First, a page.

Masters Theses


Kim Anderson

Date of Award


Degree Type


Degree Name

Master of Science


Food Science and Technology

Major Professor

S. L. Melton

Committee Members

J.R. Mount, M. P. Penfield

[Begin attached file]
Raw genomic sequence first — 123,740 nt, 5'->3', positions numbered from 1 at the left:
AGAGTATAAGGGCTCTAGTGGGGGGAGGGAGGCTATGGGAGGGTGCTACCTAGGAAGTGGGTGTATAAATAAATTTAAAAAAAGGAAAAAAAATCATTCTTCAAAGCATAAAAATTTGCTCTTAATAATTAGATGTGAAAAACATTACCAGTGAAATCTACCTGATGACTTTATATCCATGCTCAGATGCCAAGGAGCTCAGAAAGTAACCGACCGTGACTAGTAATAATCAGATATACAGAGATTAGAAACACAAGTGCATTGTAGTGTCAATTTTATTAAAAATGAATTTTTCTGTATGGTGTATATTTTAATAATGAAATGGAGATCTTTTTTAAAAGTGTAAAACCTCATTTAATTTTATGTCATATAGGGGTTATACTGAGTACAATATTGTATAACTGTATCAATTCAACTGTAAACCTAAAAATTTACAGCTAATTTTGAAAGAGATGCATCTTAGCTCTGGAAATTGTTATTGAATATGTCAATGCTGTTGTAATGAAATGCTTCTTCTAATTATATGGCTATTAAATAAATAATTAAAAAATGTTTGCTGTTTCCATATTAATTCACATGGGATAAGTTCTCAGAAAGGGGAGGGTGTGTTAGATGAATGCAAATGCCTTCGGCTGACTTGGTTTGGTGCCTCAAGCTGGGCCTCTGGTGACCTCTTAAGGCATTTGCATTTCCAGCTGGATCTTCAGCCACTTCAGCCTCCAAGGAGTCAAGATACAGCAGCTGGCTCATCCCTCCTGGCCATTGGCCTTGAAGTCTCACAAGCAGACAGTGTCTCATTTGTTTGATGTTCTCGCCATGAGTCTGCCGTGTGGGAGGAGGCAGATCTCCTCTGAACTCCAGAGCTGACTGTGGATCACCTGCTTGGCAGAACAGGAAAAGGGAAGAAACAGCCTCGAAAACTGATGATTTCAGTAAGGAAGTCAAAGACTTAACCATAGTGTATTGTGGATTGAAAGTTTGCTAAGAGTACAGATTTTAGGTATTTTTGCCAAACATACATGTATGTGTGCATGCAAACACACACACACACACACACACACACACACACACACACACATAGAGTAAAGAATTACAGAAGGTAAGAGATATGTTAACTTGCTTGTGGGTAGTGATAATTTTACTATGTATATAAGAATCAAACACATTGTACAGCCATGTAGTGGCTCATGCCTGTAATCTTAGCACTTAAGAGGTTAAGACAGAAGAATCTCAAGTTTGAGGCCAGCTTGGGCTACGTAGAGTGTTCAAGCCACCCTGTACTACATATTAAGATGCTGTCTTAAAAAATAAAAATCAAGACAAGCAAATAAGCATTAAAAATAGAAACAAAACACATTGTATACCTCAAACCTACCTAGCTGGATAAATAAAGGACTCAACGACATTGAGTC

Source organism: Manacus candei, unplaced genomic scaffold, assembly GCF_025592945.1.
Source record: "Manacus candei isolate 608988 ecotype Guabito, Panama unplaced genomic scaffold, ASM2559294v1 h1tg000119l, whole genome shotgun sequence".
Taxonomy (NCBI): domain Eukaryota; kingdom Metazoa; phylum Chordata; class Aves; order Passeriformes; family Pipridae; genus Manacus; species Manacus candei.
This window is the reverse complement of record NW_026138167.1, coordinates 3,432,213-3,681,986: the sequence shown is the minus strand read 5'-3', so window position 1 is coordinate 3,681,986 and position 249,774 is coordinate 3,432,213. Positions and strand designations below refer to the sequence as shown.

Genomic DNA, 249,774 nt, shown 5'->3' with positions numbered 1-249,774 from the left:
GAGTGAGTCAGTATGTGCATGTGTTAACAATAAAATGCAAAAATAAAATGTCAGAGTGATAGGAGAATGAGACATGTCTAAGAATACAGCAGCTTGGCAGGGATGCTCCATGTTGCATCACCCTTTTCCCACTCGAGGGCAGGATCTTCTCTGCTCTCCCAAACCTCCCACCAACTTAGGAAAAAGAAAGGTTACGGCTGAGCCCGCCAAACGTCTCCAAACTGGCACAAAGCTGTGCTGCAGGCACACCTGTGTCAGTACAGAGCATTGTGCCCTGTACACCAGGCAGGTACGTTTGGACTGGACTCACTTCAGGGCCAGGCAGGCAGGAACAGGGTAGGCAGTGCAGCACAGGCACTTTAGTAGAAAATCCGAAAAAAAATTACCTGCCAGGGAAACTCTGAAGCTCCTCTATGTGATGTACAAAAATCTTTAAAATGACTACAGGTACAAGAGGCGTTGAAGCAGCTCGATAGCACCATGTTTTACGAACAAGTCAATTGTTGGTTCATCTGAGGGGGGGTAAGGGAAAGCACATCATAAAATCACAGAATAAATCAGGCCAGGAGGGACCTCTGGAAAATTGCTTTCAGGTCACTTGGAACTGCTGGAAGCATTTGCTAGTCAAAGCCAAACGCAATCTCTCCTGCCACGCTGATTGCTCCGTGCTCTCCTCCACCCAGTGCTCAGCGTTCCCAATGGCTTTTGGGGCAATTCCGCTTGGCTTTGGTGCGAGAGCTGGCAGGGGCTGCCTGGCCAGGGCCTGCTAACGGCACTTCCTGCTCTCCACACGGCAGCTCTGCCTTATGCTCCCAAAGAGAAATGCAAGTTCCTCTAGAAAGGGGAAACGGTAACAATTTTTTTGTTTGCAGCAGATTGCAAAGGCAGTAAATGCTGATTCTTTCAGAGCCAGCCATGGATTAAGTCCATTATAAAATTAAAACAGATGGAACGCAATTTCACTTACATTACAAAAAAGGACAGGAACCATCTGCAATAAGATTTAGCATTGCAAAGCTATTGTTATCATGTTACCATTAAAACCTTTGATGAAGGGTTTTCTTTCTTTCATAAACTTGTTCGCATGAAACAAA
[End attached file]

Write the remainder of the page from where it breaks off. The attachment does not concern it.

The effect of 4 levels (0, 10, 20 and 30 g) of each type of defatted soy flour (SF), protein dispersibility indexes (PDI) 20 and 70, at pH values of 5.5, 6.3, 7.1 and 7.9 on gelatinization were determined. Gelatinization variables studied included time to onset of gelatinization, time to maximum viscosity, maximum viscosity (MV) and viscosity at 60 min (V60), for tapioca starch dispersions (30 g/420 ml phosphate buffer) heated in an amylograph. The experimental design was an incomplete randomized block with 3 randomly selected combinations of SF level and for each SF being the partial second replication. Surface response methodology was used to show the significant SF level and pH effects on the variables. Level and pH did not affect any of the time variables (P < .05), but did affect MV and V60 in different ways for each SF. In general, MV and V60 increased with increasing SF level at any pH, and had the most effect on V60 in dispersions containing PDI 20 SF. The effect of 4 substitution levels (0, 33.33, 66.67 and 100%) of each SF, PDI 20 and 70, for shrimp was determined on the chemical composition, color, and texture (force required to break a single chip) of a tapioca-based shrimp chip. A single rep consisted on the 4 levels of the 2 types of SF in the chip, and 2 reps were run. As SF increased from 0 to 100% substitution, the following changes (P < .05) in the chip were found; the protein increased linearly from 1.84 to 11.18%; the fat decreased linearly from 42.75 to 25.50% and the force increased linearly from 286 to 585 g. The chips tended to become darker, redder and more yellow with increasing level of SF, but a significant PDI x SF level interaction was found for the Hunter color "L" and "a" values of the chip. The 100% SF chip was selected for sensory evaluation because its texture was closest to that (723 g) of a commercially produced pork rind which was similar in appearance to the shrimp chip. Chips containing 100% SF flavored by a commercial shrimp flavor at low and high levels (50 g and 25 g chips/g flavor, respectively) were evaluated by a 57-niember panel on an 8-point hedonic scale where 1 = dislike extremely and 8 = like extremely and on a 9-point Food Action Rating Scale. The panel liked the chips with the low flavor level (5.4) better than those with the high flavor level (4.9). Twenty-three of the panel members who said that they would buy the chip liked the chip moderately and would eat it now and then. The hedonic rating of the chip was not affected by age or gender of the judges nor by their attitude towards shrimp flavor (P < .05). However, judges who ate chips several times a week liked the chip significantly less than those who ate chips several times a month or year.

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